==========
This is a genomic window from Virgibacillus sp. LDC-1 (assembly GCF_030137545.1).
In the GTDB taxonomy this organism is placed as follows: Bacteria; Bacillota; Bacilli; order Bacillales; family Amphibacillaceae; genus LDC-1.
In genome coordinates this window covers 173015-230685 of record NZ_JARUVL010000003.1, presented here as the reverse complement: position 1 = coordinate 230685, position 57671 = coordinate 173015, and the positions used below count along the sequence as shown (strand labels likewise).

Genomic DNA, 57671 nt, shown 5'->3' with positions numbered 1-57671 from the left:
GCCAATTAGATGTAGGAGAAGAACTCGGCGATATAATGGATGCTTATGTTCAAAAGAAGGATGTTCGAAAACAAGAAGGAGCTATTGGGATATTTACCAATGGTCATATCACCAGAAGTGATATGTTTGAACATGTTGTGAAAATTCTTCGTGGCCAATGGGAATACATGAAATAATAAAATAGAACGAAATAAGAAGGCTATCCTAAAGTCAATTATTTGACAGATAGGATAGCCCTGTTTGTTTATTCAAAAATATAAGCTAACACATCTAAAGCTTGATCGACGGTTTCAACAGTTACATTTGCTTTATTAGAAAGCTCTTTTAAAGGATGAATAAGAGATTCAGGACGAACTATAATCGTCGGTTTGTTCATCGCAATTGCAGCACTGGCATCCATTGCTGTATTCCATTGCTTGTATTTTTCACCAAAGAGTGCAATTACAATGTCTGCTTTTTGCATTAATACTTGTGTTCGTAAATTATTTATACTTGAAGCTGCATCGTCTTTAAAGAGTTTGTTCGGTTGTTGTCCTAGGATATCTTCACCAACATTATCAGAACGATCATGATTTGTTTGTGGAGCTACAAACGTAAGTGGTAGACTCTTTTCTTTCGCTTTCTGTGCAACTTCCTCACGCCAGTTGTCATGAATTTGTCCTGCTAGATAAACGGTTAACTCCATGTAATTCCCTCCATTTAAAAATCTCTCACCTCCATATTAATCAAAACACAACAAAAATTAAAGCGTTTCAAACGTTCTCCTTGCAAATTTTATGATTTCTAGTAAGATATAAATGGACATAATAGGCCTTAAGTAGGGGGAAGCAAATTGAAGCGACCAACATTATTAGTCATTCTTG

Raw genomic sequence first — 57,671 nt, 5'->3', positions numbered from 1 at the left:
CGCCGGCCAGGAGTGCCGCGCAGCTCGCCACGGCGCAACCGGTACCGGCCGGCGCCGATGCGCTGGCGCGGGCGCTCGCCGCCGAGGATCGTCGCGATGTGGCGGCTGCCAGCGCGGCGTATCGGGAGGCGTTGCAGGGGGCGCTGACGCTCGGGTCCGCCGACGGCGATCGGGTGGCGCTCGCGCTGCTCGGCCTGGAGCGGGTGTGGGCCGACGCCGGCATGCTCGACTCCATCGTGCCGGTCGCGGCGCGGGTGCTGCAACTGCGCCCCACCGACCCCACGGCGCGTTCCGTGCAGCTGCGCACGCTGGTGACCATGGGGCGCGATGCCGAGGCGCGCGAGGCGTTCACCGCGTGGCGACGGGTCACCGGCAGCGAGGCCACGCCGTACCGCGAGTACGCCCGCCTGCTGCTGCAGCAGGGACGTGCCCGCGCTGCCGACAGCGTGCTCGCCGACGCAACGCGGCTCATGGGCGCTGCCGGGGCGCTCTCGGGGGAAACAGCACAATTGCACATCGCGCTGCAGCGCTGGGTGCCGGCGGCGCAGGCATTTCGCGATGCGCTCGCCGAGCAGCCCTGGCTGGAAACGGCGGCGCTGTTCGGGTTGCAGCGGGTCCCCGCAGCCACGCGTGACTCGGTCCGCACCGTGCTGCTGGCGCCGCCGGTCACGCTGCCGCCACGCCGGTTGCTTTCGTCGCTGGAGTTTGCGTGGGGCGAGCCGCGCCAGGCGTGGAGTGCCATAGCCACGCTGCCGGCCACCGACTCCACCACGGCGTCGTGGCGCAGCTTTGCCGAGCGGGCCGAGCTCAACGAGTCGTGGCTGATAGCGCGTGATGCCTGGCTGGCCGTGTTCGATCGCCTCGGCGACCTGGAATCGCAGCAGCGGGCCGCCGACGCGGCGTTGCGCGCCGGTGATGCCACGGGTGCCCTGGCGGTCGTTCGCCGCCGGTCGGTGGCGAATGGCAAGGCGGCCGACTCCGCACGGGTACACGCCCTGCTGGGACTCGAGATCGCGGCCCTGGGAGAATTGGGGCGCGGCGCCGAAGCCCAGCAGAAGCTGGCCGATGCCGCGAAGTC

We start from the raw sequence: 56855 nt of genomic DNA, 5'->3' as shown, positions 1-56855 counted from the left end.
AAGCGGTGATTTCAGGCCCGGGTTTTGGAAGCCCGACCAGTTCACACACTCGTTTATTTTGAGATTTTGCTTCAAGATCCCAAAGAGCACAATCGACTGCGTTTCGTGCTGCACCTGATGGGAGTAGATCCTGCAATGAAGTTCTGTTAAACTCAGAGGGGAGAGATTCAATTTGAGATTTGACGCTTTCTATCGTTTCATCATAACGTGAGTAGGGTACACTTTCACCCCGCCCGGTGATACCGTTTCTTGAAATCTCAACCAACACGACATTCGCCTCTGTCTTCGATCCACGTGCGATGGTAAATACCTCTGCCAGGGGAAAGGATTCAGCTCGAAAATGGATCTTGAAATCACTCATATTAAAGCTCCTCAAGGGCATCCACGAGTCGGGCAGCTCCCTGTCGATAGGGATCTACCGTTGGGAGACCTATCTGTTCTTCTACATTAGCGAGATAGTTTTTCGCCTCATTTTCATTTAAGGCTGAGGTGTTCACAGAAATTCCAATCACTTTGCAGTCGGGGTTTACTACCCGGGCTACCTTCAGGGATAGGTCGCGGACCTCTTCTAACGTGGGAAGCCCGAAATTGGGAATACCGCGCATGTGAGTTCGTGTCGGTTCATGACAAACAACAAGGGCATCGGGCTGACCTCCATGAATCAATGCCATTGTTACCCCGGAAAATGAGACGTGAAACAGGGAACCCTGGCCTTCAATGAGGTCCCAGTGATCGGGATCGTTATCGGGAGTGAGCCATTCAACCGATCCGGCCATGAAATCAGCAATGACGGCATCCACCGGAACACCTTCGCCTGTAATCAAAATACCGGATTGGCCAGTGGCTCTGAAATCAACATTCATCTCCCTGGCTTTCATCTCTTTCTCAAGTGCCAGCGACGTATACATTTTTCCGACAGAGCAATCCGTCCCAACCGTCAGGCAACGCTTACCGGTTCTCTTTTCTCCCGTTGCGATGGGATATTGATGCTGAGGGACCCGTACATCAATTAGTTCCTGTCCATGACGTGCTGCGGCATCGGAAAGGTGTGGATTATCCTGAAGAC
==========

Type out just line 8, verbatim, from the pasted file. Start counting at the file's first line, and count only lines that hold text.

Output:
We start from the raw sequence: 56855 nt of genomic DNA, 5'->3' as shown, positions 1-56855 counted from the left end.